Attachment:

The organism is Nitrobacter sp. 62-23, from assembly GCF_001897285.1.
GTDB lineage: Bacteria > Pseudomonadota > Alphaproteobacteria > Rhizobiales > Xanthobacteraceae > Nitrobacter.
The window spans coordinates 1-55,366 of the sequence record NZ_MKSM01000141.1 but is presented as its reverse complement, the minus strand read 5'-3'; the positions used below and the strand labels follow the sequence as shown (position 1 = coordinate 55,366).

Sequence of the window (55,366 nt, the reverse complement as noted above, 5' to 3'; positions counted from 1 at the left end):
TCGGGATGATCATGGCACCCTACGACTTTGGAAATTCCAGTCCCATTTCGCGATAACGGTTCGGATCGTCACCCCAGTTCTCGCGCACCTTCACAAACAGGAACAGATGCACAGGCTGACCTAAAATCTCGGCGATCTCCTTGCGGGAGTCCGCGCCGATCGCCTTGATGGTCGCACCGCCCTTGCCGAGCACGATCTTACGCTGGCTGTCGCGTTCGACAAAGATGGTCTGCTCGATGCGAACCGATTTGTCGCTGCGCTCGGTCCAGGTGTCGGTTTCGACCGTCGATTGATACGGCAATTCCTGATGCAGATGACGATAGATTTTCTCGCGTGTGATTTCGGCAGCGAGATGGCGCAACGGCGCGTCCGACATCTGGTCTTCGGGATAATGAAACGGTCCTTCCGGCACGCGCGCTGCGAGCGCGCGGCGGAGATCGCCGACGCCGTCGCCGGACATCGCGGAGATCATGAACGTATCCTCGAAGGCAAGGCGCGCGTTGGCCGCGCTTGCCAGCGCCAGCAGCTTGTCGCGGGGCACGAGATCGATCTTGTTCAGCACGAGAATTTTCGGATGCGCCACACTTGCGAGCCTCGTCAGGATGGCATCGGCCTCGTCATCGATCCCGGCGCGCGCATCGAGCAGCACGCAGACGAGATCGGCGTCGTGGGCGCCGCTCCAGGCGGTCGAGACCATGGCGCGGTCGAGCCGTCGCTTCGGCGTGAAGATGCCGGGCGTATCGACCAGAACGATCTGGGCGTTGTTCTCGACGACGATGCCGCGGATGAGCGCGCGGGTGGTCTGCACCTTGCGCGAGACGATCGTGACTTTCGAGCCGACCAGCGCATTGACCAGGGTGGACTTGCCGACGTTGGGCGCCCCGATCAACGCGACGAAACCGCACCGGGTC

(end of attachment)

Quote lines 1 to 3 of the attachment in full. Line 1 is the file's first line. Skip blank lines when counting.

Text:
The organism is Nitrobacter sp. 62-23, from assembly GCF_001897285.1.
GTDB lineage: Bacteria > Pseudomonadota > Alphaproteobacteria > Rhizobiales > Xanthobacteraceae > Nitrobacter.
The window spans coordinates 1-55,366 of the sequence record NZ_MKSM01000141.1 but is presented as its reverse complement, the minus strand read 5'-3'; the positions used below and the strand labels follow the sequence as shown (position 1 = coordinate 55,366).